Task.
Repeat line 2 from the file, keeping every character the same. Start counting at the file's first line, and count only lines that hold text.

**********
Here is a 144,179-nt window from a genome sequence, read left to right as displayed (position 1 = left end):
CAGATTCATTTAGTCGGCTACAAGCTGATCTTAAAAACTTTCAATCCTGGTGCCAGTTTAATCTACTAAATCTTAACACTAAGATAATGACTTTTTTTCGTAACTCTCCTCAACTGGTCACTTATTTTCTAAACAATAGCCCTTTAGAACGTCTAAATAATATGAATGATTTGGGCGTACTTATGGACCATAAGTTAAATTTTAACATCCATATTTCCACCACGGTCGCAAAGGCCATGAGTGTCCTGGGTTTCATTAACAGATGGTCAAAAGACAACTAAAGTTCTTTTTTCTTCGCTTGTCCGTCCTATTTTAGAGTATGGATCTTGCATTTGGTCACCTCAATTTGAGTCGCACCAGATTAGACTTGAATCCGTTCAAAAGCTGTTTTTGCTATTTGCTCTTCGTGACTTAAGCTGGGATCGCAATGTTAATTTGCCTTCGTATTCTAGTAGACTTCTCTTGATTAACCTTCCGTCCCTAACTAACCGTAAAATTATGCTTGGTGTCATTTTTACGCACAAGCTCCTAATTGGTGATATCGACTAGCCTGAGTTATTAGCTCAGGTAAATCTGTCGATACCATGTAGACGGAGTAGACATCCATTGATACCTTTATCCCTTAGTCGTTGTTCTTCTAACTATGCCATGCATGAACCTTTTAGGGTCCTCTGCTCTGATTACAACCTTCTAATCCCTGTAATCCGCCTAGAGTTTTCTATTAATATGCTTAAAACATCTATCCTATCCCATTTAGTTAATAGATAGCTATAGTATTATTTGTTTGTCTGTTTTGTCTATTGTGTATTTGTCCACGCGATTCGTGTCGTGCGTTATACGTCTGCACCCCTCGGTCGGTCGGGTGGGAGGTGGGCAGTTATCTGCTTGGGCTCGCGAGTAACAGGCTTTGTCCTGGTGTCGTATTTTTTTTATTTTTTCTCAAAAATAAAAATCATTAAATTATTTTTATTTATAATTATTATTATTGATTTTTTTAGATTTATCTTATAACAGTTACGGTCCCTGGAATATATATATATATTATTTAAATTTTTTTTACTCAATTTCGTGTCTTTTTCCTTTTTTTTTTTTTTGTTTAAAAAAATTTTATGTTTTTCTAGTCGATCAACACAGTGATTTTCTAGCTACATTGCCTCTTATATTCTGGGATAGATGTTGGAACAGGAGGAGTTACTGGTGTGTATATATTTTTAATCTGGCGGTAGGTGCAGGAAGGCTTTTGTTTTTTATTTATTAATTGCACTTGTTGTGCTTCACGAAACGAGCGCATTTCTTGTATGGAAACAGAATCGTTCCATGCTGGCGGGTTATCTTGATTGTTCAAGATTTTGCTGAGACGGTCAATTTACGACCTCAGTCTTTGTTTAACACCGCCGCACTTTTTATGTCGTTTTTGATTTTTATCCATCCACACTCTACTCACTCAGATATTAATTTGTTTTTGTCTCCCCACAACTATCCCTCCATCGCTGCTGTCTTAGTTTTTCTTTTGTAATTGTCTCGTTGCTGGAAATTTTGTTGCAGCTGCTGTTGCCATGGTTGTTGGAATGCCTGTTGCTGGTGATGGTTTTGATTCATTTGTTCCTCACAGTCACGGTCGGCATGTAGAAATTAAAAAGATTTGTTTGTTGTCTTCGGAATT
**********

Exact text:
CAGATTCATTTAGTCGGCTACAAGCTGATCTTAAAAACTTTCAATCCTGGTGCCAGTTTAATCTACTAAATCTTAACACTAAGATAATGACTTTTTTTCGTAACTCTCCTCAACTGGTCACTTATTTTCTAAACAATAGCCCTTTAGAACGTCTAAATAATATGAATGATTTGGGCGTACTTATGGACCATAAGTTAAATTTTAACATCCATATTTCCACCACGGTCGCAAAGGCCATGAGTGTCCTGGGTTTCATTAACAGATGGTCAAAAGACAACTAAAGTTCTTTTTTCTTCGCTTGTCCGTCCTATTTTAGAGTATGGATCTTGCATTTGGTCACCTCAATTTGAGTCGCACCAGATTAGACTTGAATCCGTTCAAAAGCTGTTTTTGCTATTTGCTCTTCGTGACTTAAGCTGGGATCGCAATGTTAATTTGCCTTCGTATTCTAGTAGACTTCTCTTGATTAACCTTCCGTCCCTAACTAACCGTAAAATTATGCTTGGTGTCATTTTTACGCACAAGCTCCTAATTGGTGATATCGACTAGCCTGAGTTATTAGCTCAGGTAAATCTGTCGATACCATGTAGACGGAGTAGACATCCATTGATACCTTTATCCCTTAGTCGTTGTTCTTCTAACTATGCCATGCATGAACCTTTTAGGGTCCTCTGCTCTGATTACAACCTTCTAATCCCTGTAATCCGCCTAGAGTTTTCTATTAATATGCTTAAAACATCTATCCTATCCCATTTAGTTAATAGATAGCTATAGTATTATTTGTTTGTCTGTTTTGTCTATTGTGTATTTGTCCACGCGATTCGTGTCGTGCGTTATACGTCTGCACCCCTCGGTCGGTCGGGTGGGAGGTGGGCAGTTATCTGCTTGGGCTCGCGAGTAACAGGCTTTGTCCTGGTGTCGTATTTTTTTTATTTTTTCTCAAAAATAAAAATCATTAAATTATTTTTATTTATAATTATTATTATTGATTTTTTTAGATTTATCTTATAACAGTTACGGTCCCTGGAATATATATATATATTATTTAAATTTTTTTTACTCAATTTCGTGTCTTTTTCCTTTTTTTTTTTTTTGTTTAAAAAAATTTTATGTTTTTCTAGTCGATCAACACAGTGATTTTCTAGCTACATTGCCTCTTATATTCTGGGATAGATGTTGGAACAGGAGGAGTTACTGGTGTGTATATATTTTTAATCTGGCGGTAGGTGCAGGAAGGCTTTTGTTTTTTATTTATTAATTGCACTTGTTGTGCTTCACGAAACGAGCGCATTTCTTGTATGGAAACAGAATCGTTCCATGCTGGCGGGTTATCTTGATTGTTCAAGATTTTGCTGAGACGGTCAATTTACGACCTCAGTCTTTGTTTAACACCGCCGCACTTTTTATGTCGTTTTTGATTTTTATCCATCCACACTCTACTCACTCAGATATTAATTTGTTTTTGTCTCCCCACAACTATCCCTCCATCGCTGCTGTCTTAGTTTTTCTTTTGTAATTGTCTCGTTGCTGGAAATTTTGTTGCAGCTGCTGTTGCCATGGTTGTTGGAATGCCTGTTGCTGGTGATGGTTTTGATTCATTTGTTCCTCACAGTCACGGTCGGCATGTAGAAATTAAAAAGATTTGTTTGTTGTCTTCGGAATT